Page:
After Aum had an opportunity to work for UNHCR, she was inspired to pursue her graduate study in International Law. With all her experiences and background knowledge, refugee and human rights have always been her passion. After she graduated and was looking for a full-time job, she took this opportunity to volunteer as a legal advocate for an NGO* in Thailand to learn more about refugee rights and protection. She is delighted to share her insights and reasons why she chose to serve refugees without expecting anything in return.
“I decided to volunteer as I was always curious how NGOs help refugees in Thailand as the situation is quite complex in terms of legal service and protection for them.”
But that is not the only reason, she always loves to help people in need and wants to contribute something to this vulnerable group of people. Working for an NGO has broadened her experience as she found NGOs offer more direct and immediate assistance to refugees considering its non-governmental structure. As a legal advocate, she had to work closely with refugees, listened to their problems, and supported them as much as she could. But after a while, she realized there is more to do in protecting refugee rights…and it’s not easy without collective action.
“Thai people know very little about them. No one talks about refugee rights, but discrimination and bias towards them are out there. And I think media have more influence than expected. We have been embedded with the image of refugees that they are here to gain benefits, to commit crimes, to harm people, but these claims are not true. They are actually like us. Even though more and more sectors are trying to raise awareness about them, but it’s still not enough to make a change.”
When asked why she is not following the mainstream, she said “I’m living in reality, I might be lucky that I had an opportunity to get to know them. I don’t presume who they are based on others’ perceptions and that works for me.”
She believes raising awareness of human rights among people is the most important step. In her view, international human rights law could not be enforced effectively if there is not enough understanding and acceptance at the national level. People should not only know that human rights exist, but they should implement and avoid violating others’ rights in practice. Once everyone respects each other, we don’t even need law. Law is actually invented to make enforcement clearer in order to control behavior, but law could not control the human mind.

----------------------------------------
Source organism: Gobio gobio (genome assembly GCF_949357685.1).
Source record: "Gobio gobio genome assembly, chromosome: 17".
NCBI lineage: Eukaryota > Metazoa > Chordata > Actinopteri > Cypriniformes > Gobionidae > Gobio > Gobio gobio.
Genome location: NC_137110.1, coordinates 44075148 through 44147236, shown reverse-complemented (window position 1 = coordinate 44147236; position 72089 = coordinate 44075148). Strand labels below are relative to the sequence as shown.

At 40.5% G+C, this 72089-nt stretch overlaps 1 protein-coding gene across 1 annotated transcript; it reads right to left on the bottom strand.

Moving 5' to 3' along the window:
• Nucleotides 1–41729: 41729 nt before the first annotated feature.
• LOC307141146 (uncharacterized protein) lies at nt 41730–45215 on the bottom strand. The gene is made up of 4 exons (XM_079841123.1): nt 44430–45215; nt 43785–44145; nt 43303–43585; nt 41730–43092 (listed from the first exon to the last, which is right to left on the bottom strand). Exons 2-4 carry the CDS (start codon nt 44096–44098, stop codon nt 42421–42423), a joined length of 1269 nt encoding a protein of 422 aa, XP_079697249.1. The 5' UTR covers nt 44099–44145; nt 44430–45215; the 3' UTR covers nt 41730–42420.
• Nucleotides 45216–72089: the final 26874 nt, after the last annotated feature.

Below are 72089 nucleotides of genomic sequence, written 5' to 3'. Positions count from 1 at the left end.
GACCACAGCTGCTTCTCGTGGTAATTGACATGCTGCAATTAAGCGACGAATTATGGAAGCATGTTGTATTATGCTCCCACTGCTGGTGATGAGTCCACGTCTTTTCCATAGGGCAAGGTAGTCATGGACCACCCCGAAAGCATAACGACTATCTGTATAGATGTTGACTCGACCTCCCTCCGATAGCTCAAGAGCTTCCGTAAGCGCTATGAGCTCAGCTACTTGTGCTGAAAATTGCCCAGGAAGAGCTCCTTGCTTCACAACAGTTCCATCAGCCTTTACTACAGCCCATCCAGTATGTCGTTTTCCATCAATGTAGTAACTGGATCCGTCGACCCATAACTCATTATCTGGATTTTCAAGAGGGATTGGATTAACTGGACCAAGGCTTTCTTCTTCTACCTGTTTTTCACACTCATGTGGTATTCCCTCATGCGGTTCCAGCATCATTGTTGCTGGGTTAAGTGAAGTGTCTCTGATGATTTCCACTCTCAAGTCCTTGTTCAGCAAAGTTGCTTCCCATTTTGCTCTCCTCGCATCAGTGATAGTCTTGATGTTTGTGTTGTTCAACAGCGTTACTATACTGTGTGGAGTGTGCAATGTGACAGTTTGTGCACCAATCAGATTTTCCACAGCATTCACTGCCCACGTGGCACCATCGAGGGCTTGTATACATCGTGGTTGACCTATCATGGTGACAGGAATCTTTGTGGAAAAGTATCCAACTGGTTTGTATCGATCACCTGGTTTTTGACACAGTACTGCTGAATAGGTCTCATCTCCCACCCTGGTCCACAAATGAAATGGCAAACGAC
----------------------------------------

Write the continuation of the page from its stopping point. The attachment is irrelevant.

She has been through a lot of refugees’ experience, on the other hand, she is also familiar with national regulations that make her knowledge a combination of realities. She reflects that we should not expect a child whose house being burned to have all personal documents, and that child’s education should not be disrupted just because she/he does not have a document. As well as a family that fled their home country to save their lives, they might not have a second to grab money for their trip, and this family should be able to earn legally to ensure their kids could access education and healthcare as we do. They should not be thrown into detention for years. All these gaps are ongoing and no one seems to care.
“If refugee rights are made explicit, no one would dare to violate their rights. This is challenging for many countries but the plight of refugees should not be overlooked as well. They should be able to access fundamental rights as stated in international law. I hope one day these gaps will be eventually filled.”
As a legal professional, she understands why these problems continue. It’s complicated, but not too hard to change. She hopes the situation will be improved by raising awareness and clarifying the rights of refugees. Being open-minded and getting to know them could be one thing everyone can start from. She has learned valuable lessons from volunteering for refugees and would like to encourage everyone to try at least once in their lifetime.
*Aum volunteered as a Legal Advocate at a partner organization of JRS Thailand.